The evening of May 1, 2019 marks the beginning of Yom HaShoah, Holocaust Remembrance Day, in Israel. The international day of recollection fell earlier this year, in January. While the calendar holds its places, year to year, to mark this catastrophe for the Jewish people, I am left this year thinking that while we have much cause to look out at a world newly enamored of anti-Semitism–and to fear all that that implies and might portend–my greater anguish is for who some in our own community have become. And what they are willing to stand for, to tolerate, and to promote.
Israel recently re-elected a Prime Minister who is expert at fanning Jewish fears of anti-Semitism, yet comfortably wraps himself in race-baiting at home, and in the warm embrace of demagogues and fascists from abroad. Whether he is breaking bread with Viktor Orban of Hungary, or entertaining the thugs and race-baiters who now lead the Philippines and Brazil, respectively, Netanyahu seems fine with haters–even Jew-haters like Orban–provided they come from the “right” side of the hating ledger.
It is a tragedy wrapped in the shiniest hypocrisy for Bibi to trot out the specter of anti-Semitism when it suits him, all while embracing those who traffic not only in hatred of Jews, but in hatred of “others,” of non-white Christians, for example, in Hungary. At home, Bibi has openly treated Arab Israeli citizens as unwelcome pariahs and added the exquisitely cruel twist of telling the Druze–who have fought and died in the IDF through the years, in defense of the State of Israel–that they, along with Arabs, are lesser citizens, courtesy of the Nation State Law.
It has been too easy for haters to act upon their bloodlust through the years by defining Jews out. We have been defined out of individual nations and in the apex of that strategy, out of the human race, by the Nazis. We became vermin, an infestation, a disease among true Germans. And after that, among every other “true” European nation in which we could be found and killed.
And yet, with Holocaust survivors still among us, Israel’s Prime Minister, of all people, finds no irony, no shame, in embracing those who mark others in their own countries for ridicule, for ostracizing, for death. My family members, buried together in an Israeli cemetery, who survived the atrocities wrought by Hitler and his many collaborators in Europe, are surely weeping from their place in the beyond, stunned by this turn of events.
In the United States, we have the shameful spectacle of two grandsons of Holocaust survivors being architects of and advisors regarding some of the cruelest policies America has instituted. Stephen Miller, who behaves as if he’s dipped himself into some kind of vat of revenge, seems never to have met a vulnerable person seeking refuge whom he could not find a reason to hate. Jared Kushner, the silent prince, spends his time at the playground with MBS, apparently finding no issue with a man who imprisons and tortures his own citizens and when that isn’t quite enough to silence them, marks at least one for murder and dismemberment. This would be the same Jared Kushner we are meant to believe is an Orthodox Jew. I’m struggling to figure out which version of the Bible he reads and which God he worships, because I don’t recognize anything Jewish in his enthusiastic embrace and endorsement of a range of abusive, cruel, rapacious, and anti-democratic policies and practices implemented by his father-in-law. And no moves of any number of embassies will please a God whose anger is most aroused by the mistreatment of the most vulnerable among us. But of course they will please a different King, Bibi Ha Melekh. And perhaps it is that earth-bound potentate to whom Kushner truly directs his devotion, forgetting that Jews no longer have kings for a reason.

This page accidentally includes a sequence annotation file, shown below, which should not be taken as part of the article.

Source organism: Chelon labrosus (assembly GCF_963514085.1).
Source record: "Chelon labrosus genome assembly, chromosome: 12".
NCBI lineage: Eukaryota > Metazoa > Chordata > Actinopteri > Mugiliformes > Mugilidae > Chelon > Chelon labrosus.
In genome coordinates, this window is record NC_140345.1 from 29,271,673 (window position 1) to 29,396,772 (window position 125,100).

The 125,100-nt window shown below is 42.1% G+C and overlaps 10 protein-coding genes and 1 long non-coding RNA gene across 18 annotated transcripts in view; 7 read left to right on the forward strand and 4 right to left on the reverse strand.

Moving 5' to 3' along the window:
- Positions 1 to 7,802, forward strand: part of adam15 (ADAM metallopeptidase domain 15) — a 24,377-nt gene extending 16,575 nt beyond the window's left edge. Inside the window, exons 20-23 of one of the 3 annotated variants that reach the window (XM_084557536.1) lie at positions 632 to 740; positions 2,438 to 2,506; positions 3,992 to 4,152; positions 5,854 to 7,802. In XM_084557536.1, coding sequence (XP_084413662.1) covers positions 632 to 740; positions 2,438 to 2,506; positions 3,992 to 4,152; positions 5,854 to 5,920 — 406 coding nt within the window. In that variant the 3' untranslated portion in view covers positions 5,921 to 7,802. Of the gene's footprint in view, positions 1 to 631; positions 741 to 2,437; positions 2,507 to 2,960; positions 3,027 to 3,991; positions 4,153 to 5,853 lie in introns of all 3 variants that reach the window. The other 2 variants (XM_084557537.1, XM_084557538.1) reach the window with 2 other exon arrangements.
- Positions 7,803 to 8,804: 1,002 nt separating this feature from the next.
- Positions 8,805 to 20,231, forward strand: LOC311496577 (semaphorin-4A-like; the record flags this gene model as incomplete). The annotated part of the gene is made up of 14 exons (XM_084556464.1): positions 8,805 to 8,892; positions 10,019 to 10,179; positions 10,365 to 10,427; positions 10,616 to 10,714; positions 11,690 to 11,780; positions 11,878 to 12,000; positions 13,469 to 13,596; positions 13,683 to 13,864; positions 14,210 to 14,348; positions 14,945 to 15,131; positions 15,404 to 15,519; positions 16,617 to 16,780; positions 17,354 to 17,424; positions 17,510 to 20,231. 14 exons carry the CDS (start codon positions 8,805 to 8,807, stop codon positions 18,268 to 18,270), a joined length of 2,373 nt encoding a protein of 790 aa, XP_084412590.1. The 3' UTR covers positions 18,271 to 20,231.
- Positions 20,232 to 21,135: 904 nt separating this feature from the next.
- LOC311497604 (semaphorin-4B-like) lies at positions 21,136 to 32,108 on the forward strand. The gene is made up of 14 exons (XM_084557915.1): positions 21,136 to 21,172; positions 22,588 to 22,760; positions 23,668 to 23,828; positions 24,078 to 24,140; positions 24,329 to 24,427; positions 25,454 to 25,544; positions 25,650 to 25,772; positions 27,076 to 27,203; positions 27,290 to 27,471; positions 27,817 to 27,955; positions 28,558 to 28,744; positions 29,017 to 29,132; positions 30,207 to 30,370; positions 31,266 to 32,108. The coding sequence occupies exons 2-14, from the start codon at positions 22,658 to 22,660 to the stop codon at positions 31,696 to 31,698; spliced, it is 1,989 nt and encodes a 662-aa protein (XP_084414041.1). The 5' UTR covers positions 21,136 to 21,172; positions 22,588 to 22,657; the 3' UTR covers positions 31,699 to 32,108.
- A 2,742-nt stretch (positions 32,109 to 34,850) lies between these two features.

In the end, this Yom HaShoah will mark a disturbing convergence in the Jewish community among a handful of people in positions of great power and influence who have decided to jettison from their Judaism what is generous, humble, caring and oriented toward ensuring that God’s creation be something worthy of God’s efforts. Instead they have decided that earthly power, wielded for self-fulfillment, the rewarding of “friends” and the punishing of enemies is the way to honor our survival as a people. It is a sad moment, and one I think I am relieved that my father, z’l, a Holocaust survivor, is no longer alive to witness.